Mark Pearl

For the last few years I have been an advocate of SOLID principles and trying to keep classes to a level where they have a single responsibility. In learning how to apply the Single Responsibility Principle I have found my classes have become small, focussed and reusable. The better I apply this principle, the more my classes possess these attributes. This was not always the case. There was a time when my classes were large and cumbersome. In looking back I can see there were several reasons why I fell into the trap of large classes - today I am going to explain two of them.

Reason One - Modelling classes to real world objects

The first reason why I had large classes was because of how I was taught object orientation. When I was first introduced to the concept of object orientation it was under the umbrella of general software design. I was told that good design was the process of breaking systems into components and then breaking those components into smaller components and so on. Object orientation was explained as one of the tools used to break a component into smaller components.

For example - if I wanted a sausage dog class I would need to form an inheritance chain. A sausage dog class inherits from a dog class which inherits from an animal class and so on. This lead to a massive misunderstanding on my side of what OO programming was and where its value was. Fundamentally it came down to this - I saw the need to model my classes as real world objects.

Experience has shown me that classes do not have a one to one with mapping the real world. When I model objects with a one to one mapping I find it impossible to indentify a single responsibility. Without identifying a single responsibility it is hard to keep my classes small. For instance, how does one identify the single responsibility of the poodle dog class? Bark, Walk, Wag Tail?

Having moved past the mindset of “objects” and towards a “responsibility” oriented view of classes it suddenly became possible to reduce the “size” of the classes dramatically. Having made the conceptual breakthrough I still found it extremely hard to implement, mainly because of my second reason for large classes.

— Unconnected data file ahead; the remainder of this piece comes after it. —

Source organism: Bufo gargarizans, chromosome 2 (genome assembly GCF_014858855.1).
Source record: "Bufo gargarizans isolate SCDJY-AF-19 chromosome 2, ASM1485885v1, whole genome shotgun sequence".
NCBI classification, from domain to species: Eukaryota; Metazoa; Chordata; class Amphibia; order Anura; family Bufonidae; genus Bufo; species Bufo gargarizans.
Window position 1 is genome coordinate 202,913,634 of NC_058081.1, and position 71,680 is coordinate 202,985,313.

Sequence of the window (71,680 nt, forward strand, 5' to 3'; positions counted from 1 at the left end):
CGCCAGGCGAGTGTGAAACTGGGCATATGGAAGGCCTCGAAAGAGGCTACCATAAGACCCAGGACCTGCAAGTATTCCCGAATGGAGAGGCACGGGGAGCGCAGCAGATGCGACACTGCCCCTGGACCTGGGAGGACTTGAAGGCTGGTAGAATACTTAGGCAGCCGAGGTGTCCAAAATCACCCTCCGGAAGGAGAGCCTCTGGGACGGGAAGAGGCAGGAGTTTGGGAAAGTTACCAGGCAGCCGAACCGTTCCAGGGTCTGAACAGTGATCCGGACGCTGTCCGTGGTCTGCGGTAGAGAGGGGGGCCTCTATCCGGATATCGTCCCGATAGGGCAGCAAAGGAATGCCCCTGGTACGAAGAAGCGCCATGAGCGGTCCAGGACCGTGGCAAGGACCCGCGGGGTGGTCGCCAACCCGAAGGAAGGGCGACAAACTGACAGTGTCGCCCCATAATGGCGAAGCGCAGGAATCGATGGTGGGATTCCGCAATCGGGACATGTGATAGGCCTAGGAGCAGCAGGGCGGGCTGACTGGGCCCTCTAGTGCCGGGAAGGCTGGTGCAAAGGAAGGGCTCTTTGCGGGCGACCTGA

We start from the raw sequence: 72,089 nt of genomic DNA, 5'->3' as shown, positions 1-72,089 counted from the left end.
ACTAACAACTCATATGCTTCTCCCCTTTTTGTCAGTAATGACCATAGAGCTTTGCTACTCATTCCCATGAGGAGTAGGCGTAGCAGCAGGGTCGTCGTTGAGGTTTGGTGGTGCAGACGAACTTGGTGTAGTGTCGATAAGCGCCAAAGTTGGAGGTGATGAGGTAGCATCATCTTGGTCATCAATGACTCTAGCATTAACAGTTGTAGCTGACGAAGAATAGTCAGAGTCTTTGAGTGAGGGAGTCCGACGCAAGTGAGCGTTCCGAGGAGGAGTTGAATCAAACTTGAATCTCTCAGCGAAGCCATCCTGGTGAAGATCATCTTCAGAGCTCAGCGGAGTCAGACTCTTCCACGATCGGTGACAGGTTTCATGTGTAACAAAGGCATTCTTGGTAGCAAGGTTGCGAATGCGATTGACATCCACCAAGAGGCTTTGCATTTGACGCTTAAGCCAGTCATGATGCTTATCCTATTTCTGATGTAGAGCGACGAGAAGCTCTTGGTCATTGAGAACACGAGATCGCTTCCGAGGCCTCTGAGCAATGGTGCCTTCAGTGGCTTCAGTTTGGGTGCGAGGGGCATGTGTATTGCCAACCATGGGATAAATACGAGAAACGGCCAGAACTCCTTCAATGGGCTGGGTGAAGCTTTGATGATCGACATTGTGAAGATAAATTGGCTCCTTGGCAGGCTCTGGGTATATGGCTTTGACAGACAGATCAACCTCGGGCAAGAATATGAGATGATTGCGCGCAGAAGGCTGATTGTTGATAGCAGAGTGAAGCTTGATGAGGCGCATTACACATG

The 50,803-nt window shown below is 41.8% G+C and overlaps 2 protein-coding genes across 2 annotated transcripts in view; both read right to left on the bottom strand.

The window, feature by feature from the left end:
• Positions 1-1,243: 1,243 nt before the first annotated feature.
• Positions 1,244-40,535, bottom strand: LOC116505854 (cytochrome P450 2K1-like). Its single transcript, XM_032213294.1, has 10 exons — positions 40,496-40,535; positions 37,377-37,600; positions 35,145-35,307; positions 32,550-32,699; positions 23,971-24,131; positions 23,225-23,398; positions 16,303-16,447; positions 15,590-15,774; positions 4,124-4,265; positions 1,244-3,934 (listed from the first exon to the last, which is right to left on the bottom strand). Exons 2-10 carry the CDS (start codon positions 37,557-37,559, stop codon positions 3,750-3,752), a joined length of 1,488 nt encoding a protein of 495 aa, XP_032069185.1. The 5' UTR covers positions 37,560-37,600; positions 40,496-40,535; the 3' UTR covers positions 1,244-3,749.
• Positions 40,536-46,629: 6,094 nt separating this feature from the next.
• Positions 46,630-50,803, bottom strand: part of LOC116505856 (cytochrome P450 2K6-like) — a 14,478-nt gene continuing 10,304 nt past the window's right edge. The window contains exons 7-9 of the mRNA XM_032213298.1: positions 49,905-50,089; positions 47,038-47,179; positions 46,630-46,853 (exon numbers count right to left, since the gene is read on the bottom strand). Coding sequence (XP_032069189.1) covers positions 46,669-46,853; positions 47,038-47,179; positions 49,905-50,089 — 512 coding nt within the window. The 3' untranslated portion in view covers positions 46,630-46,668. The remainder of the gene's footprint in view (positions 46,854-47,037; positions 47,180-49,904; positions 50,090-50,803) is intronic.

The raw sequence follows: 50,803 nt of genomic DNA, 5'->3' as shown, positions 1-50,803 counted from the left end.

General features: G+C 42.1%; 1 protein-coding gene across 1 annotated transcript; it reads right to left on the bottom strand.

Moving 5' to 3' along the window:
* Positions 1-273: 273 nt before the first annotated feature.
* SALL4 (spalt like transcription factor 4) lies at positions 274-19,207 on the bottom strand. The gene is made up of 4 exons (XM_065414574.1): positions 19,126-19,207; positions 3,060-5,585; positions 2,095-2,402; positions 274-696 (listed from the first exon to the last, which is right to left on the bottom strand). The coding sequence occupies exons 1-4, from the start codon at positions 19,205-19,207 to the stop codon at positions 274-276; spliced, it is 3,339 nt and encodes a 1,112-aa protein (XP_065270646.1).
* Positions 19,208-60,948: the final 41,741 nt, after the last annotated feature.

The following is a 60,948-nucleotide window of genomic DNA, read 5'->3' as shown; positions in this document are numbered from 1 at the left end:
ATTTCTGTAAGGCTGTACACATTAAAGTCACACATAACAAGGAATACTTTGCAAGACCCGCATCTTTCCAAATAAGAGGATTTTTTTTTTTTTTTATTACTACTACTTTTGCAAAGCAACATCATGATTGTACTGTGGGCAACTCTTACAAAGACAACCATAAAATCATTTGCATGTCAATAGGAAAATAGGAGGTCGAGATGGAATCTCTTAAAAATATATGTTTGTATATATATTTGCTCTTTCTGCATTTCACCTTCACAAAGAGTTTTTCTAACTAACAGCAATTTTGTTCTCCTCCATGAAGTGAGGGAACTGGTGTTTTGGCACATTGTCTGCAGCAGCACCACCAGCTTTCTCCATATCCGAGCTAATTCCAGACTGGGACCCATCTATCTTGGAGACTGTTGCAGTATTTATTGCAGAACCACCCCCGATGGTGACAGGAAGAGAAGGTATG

Reason Two - Classes as a grouping mechanism

The second reason why I had large classes was because I was not comfortable navigating large code bases with many files. At some point early on in my programming career I saw classes as a convenient place to organize and locate procedures. For want of a better word, I was treating classes as I would typically treat “modules” in my old VB6 days. Looking back at those classes, they would end with words like “helper” or “manager”. What at first was meant to help me apply the DRY principle soon fought against it.

Locating functionality for reuse is important. I predominantly work in the .Net space, so my experience is heavily effected by the toolset available to .Net programmers. In the early days of .Net programming I was not equipped to navigate solutions with lots and lots of classes.

For me the aha moment came when I joined Driven Software. Our main client was using a solution that had many many small classes. I joined the project at a mature stage and could not avoid all those classes. Instead I had to learn how to live with them. In learning to live with them I was introduced to ReSharper.

ReSharper’s symbol search feature allowed me to easily navigate to classes without having to know exactly where in the solution the class is located. There are productivity enhancement tools in most IDE’s that provide the same feature. If you don’t know of one in your IDE of choice, find it now! By leveraging symbol search it became possible to navigate between small classes very efficiently. In doing so I was no longer held back from finding small classes and reusing them.

What types of classes do I have now days?

When you are empowered to make classes smaller often one of two things happen - in becomming smaller they either become more generalized and reuse increases, or they become more specialized to the specifc business problem you are solving. Both these characteristics are good things.

Classes that become more generalized become more abstract. This often means I have opportunities of reusing these classes elsewhere. Classes that become small and specialized also help reuse because the rest of the code is not “coupled” to it. These small specialized classes also become easier to unit test, which is a good thing.

How small should classes be?

So how small should a class be? It depends. I have found that I cannot make the interface of a class much smaller than a single well named public method. When I have reached a single public method I find the responsbility of the class is clear.

I don’t always have a single public method. Sometimes I might have two or three public methods. At times like that I am aware that there might be some further design breakthroughs that will occur at a later stage. More than a couple public methods and I put on my refactoring hat to identify the responsbilities that have yet been discovered.

I have also found that at the point where the system connects with the outside world (typically the user interface) things get a bit messier than I would prefer. For now I am living with this, but I look forward to the day when this isn’t a problem.

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